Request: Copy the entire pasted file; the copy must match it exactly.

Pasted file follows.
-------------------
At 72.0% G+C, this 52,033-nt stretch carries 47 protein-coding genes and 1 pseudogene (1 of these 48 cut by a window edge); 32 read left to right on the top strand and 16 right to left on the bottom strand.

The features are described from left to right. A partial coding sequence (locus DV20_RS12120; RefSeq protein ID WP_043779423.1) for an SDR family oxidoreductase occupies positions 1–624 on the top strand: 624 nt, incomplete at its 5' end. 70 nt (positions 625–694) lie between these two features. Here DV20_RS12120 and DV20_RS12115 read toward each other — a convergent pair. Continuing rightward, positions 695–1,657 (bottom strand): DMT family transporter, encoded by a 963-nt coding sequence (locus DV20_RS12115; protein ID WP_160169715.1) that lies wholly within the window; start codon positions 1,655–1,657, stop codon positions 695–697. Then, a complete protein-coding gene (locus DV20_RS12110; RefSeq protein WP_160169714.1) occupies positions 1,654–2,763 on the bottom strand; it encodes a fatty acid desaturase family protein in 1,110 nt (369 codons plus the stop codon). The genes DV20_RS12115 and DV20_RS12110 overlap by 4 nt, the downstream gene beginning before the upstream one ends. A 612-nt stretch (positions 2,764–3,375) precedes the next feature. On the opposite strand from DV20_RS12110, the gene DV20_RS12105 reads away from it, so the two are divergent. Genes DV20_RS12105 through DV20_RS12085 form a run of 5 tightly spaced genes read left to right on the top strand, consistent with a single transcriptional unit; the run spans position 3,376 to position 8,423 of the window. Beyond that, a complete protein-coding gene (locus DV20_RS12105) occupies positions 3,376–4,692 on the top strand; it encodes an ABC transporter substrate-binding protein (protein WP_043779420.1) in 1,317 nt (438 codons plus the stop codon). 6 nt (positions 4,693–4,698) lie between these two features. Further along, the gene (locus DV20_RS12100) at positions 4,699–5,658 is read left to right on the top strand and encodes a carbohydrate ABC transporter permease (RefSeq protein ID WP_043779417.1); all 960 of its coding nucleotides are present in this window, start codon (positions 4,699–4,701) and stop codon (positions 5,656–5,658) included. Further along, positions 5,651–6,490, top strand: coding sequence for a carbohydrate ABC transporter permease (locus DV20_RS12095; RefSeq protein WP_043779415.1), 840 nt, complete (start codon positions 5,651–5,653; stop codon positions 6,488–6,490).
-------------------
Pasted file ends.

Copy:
At 72.0% G+C, this 52,033-nt stretch carries 47 protein-coding genes and 1 pseudogene (1 of these 48 cut by a window edge); 32 read left to right on the top strand and 16 right to left on the bottom strand.

The features are described from left to right. A partial coding sequence (locus DV20_RS12120; RefSeq protein ID WP_043779423.1) for an SDR family oxidoreductase occupies positions 1–624 on the top strand: 624 nt, incomplete at its 5' end. 70 nt (positions 625–694) lie between these two features. Here DV20_RS12120 and DV20_RS12115 read toward each other — a convergent pair. Continuing rightward, positions 695–1,657 (bottom strand): DMT family transporter, encoded by a 963-nt coding sequence (locus DV20_RS12115; protein ID WP_160169715.1) that lies wholly within the window; start codon positions 1,655–1,657, stop codon positions 695–697. Then, a complete protein-coding gene (locus DV20_RS12110; RefSeq protein WP_160169714.1) occupies positions 1,654–2,763 on the bottom strand; it encodes a fatty acid desaturase family protein in 1,110 nt (369 codons plus the stop codon). The genes DV20_RS12115 and DV20_RS12110 overlap by 4 nt, the downstream gene beginning before the upstream one ends. A 612-nt stretch (positions 2,764–3,375) precedes the next feature. On the opposite strand from DV20_RS12110, the gene DV20_RS12105 reads away from it, so the two are divergent. Genes DV20_RS12105 through DV20_RS12085 form a run of 5 tightly spaced genes read left to right on the top strand, consistent with a single transcriptional unit; the run spans position 3,376 to position 8,423 of the window. Beyond that, a complete protein-coding gene (locus DV20_RS12105) occupies positions 3,376–4,692 on the top strand; it encodes an ABC transporter substrate-binding protein (protein WP_043779420.1) in 1,317 nt (438 codons plus the stop codon). 6 nt (positions 4,693–4,698) lie between these two features. Further along, the gene (locus DV20_RS12100) at positions 4,699–5,658 is read left to right on the top strand and encodes a carbohydrate ABC transporter permease (RefSeq protein ID WP_043779417.1); all 960 of its coding nucleotides are present in this window, start codon (positions 4,699–4,701) and stop codon (positions 5,656–5,658) included. Further along, positions 5,651–6,490, top strand: coding sequence for a carbohydrate ABC transporter permease (locus DV20_RS12095; RefSeq protein WP_043779415.1), 840 nt, complete (start codon positions 5,651–5,653; stop codon positions 6,488–6,490).